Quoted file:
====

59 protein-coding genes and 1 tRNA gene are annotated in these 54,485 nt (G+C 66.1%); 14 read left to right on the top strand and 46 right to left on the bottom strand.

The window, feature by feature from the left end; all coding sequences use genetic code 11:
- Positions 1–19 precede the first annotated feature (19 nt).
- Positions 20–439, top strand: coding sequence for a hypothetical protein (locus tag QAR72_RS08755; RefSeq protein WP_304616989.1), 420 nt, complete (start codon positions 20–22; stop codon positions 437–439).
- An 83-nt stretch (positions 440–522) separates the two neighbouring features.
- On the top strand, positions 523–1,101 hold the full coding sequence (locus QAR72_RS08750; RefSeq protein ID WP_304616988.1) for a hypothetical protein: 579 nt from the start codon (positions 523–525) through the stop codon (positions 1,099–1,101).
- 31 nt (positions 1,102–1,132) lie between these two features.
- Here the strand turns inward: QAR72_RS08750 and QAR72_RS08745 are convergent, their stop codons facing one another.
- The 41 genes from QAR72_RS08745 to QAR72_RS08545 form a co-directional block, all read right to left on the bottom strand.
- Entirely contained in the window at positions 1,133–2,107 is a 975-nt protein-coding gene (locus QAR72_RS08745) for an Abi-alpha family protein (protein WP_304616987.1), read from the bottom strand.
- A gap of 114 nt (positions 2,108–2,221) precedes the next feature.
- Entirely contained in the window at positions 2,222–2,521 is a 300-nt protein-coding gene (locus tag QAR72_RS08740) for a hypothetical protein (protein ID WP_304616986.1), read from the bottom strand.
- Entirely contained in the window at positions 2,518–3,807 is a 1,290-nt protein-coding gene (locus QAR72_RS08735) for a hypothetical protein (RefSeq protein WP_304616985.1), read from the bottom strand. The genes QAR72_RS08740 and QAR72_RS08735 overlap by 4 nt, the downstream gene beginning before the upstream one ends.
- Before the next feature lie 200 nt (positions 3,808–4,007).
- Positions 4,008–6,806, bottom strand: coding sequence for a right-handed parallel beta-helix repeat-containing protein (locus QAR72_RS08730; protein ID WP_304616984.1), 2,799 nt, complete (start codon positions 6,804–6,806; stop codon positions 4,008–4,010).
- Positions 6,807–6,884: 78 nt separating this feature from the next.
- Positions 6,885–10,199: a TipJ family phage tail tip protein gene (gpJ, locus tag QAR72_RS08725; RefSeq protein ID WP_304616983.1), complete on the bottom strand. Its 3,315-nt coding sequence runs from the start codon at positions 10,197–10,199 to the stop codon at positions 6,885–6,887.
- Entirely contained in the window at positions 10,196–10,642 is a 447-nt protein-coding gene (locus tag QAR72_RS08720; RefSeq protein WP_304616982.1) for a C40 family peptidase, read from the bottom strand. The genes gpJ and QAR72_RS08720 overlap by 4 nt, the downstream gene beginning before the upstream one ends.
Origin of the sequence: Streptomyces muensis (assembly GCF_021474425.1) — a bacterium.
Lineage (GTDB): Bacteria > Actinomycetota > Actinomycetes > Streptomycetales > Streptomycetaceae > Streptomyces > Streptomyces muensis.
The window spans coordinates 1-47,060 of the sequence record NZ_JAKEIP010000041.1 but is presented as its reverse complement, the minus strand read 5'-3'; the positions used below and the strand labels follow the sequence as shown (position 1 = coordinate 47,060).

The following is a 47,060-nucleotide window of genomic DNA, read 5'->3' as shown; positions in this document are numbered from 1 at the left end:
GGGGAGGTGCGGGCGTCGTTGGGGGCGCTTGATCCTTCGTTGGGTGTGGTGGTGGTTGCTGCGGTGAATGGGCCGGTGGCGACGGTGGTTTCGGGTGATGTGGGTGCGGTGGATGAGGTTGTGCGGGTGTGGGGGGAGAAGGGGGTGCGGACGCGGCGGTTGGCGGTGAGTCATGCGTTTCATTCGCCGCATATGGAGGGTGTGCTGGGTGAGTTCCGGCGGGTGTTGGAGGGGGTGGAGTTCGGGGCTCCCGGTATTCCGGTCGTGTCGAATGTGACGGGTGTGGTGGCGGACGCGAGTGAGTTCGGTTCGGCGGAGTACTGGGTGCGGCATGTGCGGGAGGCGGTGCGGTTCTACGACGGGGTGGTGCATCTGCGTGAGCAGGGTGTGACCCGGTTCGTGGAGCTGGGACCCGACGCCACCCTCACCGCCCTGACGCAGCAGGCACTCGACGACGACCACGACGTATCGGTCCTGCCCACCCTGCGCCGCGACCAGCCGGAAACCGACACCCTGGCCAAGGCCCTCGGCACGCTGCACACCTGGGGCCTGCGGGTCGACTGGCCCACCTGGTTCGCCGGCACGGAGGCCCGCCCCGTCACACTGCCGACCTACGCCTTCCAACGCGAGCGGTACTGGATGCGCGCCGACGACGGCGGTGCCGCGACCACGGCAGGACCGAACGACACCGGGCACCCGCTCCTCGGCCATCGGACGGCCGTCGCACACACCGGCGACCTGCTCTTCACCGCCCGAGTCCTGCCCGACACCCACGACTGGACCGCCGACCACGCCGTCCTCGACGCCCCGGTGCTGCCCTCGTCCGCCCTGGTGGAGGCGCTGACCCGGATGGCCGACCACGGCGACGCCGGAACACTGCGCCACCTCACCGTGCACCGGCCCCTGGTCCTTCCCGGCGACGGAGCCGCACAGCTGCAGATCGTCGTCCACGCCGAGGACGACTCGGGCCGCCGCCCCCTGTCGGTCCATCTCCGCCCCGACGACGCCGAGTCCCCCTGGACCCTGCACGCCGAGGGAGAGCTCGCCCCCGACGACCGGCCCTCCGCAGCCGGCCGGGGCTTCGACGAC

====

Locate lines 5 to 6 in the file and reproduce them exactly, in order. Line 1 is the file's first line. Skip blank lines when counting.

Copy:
- An 83-nt stretch (positions 440–522) separates the two neighbouring features.
- On the top strand, positions 523–1,101 hold the full coding sequence (locus QAR72_RS08750; RefSeq protein ID WP_304616988.1) for a hypothetical protein: 579 nt from the start codon (positions 523–525) through the stop codon (positions 1,099–1,101).